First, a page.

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What is the Purpose of Saliva?

Mary McMahon
By
Updated Mar 03, 2024
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Saliva has a number of purposes that make it an extremely useful substance, making it sorely missed when people experience a reduced output. In addition to playing a role in the digestive process, it is also very important for oral health. Some animals have developed additional uses for it. Swifts, for example, have particularly gummy saliva that they used to glue their nests together.

One of saliva's most important roles is as a lubricator. It keeps the mucus membranes of the mouth moist, making them less subject to cracking and discomfort. This fluid also lubricates food in the mouth, making it easier to chew and swallow. As anyone who has experienced dry mouth knows, a mouth without saliva in it can start to feel extremely uncomfortable very quickly, especially when trying to eat.

Saliva also contains several enzymes that perform various functions. The enzyme lysozyme is antibacterial, so it helps to keep levels of oral bacteria at a manageable level. Digestive enzymes like amylase are also present, breaking food down before it reaches the stomach to make it easier to digest. When the enzyme balance is disrupted, it can cause health problems, most commonly in the form of a flourishing of bacteria in the mouth.

This substance also has a number of minerals that are regularly deposited on the teeth, helping to keep them healthy and to insulate them from bacteria in the mouth. In some cases, mineral deposits may build up too much, in which case they are known as plaque. The digestive enzymes in saliva also work to dissolve particles of food caught between the teeth, ensuring that they do not rot and compromise oral health.

Although saliva is highly beneficial, it is best kept in the mouth. While it does have some antibacterial properties, it should not be used like an antibacterial agent, contrary to popular belief, because the mouth is inherently not sterile. Applying it to a wound could lead to the introduction of oral bacteria to the bloodstream, and this is not desired. Saliva can also harbor some viruses, which is one of the reasons people are encouraged to avoid kissing sick people.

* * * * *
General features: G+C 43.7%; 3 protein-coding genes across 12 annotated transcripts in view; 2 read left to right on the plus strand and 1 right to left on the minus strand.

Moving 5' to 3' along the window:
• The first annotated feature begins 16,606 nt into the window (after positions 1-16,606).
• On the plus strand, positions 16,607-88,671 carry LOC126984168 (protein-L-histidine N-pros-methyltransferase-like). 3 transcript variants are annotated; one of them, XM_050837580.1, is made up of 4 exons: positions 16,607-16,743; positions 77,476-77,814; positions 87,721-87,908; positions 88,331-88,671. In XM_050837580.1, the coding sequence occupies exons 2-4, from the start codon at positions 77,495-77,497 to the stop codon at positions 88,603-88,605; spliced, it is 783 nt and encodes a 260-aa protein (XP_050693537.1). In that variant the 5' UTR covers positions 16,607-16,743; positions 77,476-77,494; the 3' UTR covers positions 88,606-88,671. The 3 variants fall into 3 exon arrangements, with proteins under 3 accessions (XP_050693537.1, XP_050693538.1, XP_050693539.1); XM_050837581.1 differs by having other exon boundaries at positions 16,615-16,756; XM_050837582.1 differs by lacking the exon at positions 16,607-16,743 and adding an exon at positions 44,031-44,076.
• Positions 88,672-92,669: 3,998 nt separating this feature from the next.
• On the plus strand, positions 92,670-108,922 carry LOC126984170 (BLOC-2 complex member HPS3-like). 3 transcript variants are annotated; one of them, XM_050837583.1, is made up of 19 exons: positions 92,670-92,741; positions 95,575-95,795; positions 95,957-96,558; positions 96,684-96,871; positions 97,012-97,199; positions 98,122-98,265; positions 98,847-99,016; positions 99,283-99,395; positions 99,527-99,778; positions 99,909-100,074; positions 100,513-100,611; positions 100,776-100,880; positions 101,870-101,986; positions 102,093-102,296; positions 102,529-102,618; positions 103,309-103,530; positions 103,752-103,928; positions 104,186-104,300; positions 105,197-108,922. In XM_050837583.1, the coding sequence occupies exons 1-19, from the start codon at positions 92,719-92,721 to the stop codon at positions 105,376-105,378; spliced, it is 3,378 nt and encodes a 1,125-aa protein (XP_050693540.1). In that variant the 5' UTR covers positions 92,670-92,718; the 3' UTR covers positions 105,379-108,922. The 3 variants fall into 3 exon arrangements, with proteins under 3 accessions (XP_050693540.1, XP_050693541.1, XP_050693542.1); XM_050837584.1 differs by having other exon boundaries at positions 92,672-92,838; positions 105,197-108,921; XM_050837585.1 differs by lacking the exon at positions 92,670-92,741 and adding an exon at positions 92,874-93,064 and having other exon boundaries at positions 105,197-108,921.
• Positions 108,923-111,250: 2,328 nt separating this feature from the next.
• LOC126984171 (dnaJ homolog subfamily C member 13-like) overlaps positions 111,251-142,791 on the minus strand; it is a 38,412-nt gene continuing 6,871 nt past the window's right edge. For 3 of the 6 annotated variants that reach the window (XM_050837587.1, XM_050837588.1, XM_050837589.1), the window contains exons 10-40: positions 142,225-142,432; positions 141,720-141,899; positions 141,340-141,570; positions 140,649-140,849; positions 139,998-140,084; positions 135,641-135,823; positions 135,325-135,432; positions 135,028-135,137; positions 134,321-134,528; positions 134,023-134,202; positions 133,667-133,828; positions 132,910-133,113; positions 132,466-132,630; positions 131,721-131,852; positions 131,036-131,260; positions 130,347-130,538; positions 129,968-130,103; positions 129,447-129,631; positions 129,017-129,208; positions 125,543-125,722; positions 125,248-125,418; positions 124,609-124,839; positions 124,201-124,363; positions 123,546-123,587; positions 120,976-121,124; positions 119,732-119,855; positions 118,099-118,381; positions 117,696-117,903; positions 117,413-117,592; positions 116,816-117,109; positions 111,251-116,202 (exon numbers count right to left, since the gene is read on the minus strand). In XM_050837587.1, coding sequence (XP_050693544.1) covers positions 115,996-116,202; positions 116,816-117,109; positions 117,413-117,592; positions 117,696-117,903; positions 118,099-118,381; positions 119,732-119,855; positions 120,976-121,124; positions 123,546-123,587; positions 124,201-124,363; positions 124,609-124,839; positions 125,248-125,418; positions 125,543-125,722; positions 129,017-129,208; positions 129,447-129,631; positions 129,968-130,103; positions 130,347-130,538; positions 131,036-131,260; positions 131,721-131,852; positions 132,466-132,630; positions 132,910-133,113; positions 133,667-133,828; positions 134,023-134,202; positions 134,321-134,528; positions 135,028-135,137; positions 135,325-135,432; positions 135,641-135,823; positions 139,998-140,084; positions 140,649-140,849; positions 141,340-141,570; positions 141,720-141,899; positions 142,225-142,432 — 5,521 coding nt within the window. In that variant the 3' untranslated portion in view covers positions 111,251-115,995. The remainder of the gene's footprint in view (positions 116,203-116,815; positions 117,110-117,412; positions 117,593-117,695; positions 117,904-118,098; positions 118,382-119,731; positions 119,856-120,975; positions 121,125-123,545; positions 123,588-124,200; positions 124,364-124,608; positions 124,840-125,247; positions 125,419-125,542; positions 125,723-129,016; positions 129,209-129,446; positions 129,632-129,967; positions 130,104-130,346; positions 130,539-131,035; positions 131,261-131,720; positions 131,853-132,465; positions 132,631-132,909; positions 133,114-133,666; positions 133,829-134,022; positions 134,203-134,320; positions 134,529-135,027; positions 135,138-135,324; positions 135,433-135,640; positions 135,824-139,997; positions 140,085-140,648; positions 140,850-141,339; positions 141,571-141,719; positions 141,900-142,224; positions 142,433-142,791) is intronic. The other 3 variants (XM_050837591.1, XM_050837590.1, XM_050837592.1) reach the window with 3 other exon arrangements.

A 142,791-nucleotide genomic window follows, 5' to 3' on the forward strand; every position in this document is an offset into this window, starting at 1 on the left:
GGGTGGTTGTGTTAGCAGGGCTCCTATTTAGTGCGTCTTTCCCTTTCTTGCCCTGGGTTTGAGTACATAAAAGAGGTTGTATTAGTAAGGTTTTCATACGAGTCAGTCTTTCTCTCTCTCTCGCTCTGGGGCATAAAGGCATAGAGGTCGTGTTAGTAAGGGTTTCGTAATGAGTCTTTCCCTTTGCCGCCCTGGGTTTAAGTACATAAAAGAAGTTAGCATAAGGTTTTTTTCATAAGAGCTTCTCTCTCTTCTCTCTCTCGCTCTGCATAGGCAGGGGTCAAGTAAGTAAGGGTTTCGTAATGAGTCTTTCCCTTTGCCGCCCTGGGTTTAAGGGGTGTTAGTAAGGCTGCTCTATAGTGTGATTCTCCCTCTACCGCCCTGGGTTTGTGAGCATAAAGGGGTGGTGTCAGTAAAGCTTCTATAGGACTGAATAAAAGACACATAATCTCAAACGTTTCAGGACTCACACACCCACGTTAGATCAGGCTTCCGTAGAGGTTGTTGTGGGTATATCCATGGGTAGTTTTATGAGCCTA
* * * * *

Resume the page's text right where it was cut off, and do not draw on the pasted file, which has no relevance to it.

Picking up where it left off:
The Health Board is dedicated to providing accurate and trustworthy information. We carefully select reputable sources and employ a rigorous fact-checking process to maintain the highest standards. To learn more about our commitment to accuracy, read our editorial process.
Mary McMahon
By Mary McMahon

Ever since she began contributing to the site several years ago, Mary has embraced the exciting challenge of being a The Health Board researcher and writer. Mary has a liberal arts degree from Goddard College and spends her free time reading, cooking, and exploring the great outdoors.

Discussion Comments

By anon332692 — On Apr 30, 2013

My friend always thinks it is funny that I apparently have a 'phobia' of other people's saliva and she likes to spit on me because it freaks me out and when she does it I am always like do you know how much bacteria are in your saliva? She just laughs at me.

By Charlie89 — On Jan 14, 2011

I am totally with @pleats -- saliva has always been one of my secret phobias. I know it's really strange, especially since I have saliva and wouldn't do without it, but something about other people's saliva (or even my own if I happen to spit it out for some reason) really, really gets to me.

That's why I could never be one of those people who gives the saliva drug tests -- I would be so grossed out by the idea of touching so many other people's fluids that I don't think I could even do the test.

It truly is amazing how clean humans think they are, when in fact, we're pretty much walking germ factories. So brush your teeth people, and don't spit...especially near me!

By FirstViolin — On Jan 12, 2011

I read a really interesting article recently about the connection between saliva and heart disease. Apparently brushing your teeth and flossing keeps the bacteria in your mouth at reasonable levels, which is of course excellent for hygiene, but also very important because some bacteria that can damage your heart can actually originate in the mouth!

I am not up on the in-depth science of it all, but apparently researchers found that those who brush their teeth more often have a lesser incidence of heart disease, so they started poking around and finally found out the bacterial connection.

Just gives you one more reason to brush and floss, right?

By pleats — On Jan 11, 2011

I'll be the first one to admit that saliva is interesting, especially after reading all these cool things about it, but to be honest, saliva always freaks me out a little bit.

It's necessary and lovely and I hate having a dry mouth as much as the next person, but seriously, when you think about all the germs floating around in the average person's saliva it is truly gross.

That's why I always hate it when people spit -- not only does it look really tacky, it's just unsanitary! Seriously, if you ever get the chance, look at some of the documentation about the massive amounts of bacteria in saliva. My bet is you'll be just as grossed out as I am.

Mary McMahon

Mary McMahon

Ever since she began contributing to the site several years ago, Mary has embraced the exciting challenge of being a...

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